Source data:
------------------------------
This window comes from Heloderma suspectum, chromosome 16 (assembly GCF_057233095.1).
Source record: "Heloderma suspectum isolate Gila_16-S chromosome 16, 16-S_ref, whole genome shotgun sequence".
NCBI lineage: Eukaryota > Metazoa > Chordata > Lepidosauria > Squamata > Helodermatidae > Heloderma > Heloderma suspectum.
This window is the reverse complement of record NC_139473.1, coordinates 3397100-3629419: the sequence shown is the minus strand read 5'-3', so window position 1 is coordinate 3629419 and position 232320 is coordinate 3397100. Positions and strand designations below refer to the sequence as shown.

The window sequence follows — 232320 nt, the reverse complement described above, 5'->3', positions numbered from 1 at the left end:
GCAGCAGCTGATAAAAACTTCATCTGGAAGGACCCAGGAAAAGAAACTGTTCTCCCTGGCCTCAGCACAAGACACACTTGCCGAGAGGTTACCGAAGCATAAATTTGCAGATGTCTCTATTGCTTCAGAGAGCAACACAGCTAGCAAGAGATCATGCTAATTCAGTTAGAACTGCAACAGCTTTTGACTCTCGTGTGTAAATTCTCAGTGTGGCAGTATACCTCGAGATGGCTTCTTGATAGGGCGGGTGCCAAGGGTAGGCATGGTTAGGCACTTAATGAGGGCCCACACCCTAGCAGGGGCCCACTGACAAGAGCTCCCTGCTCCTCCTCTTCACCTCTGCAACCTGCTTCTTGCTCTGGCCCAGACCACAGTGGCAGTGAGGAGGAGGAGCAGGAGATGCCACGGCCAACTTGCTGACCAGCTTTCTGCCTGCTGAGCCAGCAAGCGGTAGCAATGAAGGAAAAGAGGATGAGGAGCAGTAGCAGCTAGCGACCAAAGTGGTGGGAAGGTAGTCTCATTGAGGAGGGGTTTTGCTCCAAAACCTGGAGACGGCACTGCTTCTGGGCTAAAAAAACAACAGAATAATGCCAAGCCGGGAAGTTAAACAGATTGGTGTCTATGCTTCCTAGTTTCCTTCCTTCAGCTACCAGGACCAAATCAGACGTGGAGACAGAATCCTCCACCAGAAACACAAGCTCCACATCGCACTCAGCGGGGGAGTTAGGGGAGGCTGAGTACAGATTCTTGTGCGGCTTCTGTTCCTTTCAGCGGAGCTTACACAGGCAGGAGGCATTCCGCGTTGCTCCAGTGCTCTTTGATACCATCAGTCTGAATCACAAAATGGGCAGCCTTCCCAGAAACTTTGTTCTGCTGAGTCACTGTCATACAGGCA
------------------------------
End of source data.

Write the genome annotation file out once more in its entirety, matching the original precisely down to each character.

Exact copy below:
This window comes from Heloderma suspectum, chromosome 16 (assembly GCF_057233095.1).
Source record: "Heloderma suspectum isolate Gila_16-S chromosome 16, 16-S_ref, whole genome shotgun sequence".
NCBI lineage: Eukaryota > Metazoa > Chordata > Lepidosauria > Squamata > Helodermatidae > Heloderma > Heloderma suspectum.
This window is the reverse complement of record NC_139473.1, coordinates 3397100-3629419: the sequence shown is the minus strand read 5'-3', so window position 1 is coordinate 3629419 and position 232320 is coordinate 3397100. Positions and strand designations below refer to the sequence as shown.

The window sequence follows — 232320 nt, the reverse complement described above, 5'->3', positions numbered from 1 at the left end:
GCAGCAGCTGATAAAAACTTCATCTGGAAGGACCCAGGAAAAGAAACTGTTCTCCCTGGCCTCAGCACAAGACACACTTGCCGAGAGGTTACCGAAGCATAAATTTGCAGATGTCTCTATTGCTTCAGAGAGCAACACAGCTAGCAAGAGATCATGCTAATTCAGTTAGAACTGCAACAGCTTTTGACTCTCGTGTGTAAATTCTCAGTGTGGCAGTATACCTCGAGATGGCTTCTTGATAGGGCGGGTGCCAAGGGTAGGCATGGTTAGGCACTTAATGAGGGCCCACACCCTAGCAGGGGCCCACTGACAAGAGCTCCCTGCTCCTCCTCTTCACCTCTGCAACCTGCTTCTTGCTCTGGCCCAGACCACAGTGGCAGTGAGGAGGAGGAGCAGGAGATGCCACGGCCAACTTGCTGACCAGCTTTCTGCCTGCTGAGCCAGCAAGCGGTAGCAATGAAGGAAAAGAGGATGAGGAGCAGTAGCAGCTAGCGACCAAAGTGGTGGGAAGGTAGTCTCATTGAGGAGGGGTTTTGCTCCAAAACCTGGAGACGGCACTGCTTCTGGGCTAAAAAAACAACAGAATAATGCCAAGCCGGGAAGTTAAACAGATTGGTGTCTATGCTTCCTAGTTTCCTTCCTTCAGCTACCAGGACCAAATCAGACGTGGAGACAGAATCCTCCACCAGAAACACAAGCTCCACATCGCACTCAGCGGGGGAGTTAGGGGAGGCTGAGTACAGATTCTTGTGCGGCTTCTGTTCCTTTCAGCGGAGCTTACACAGGCAGGAGGCATTCCGCGTTGCTCCAGTGCTCTTTGATACCATCAGTCTGAATCACAAAATGGGCAGCCTTCCCAGAAACTTTGTTCTGCTGAGTCACTGTCATACAGGCA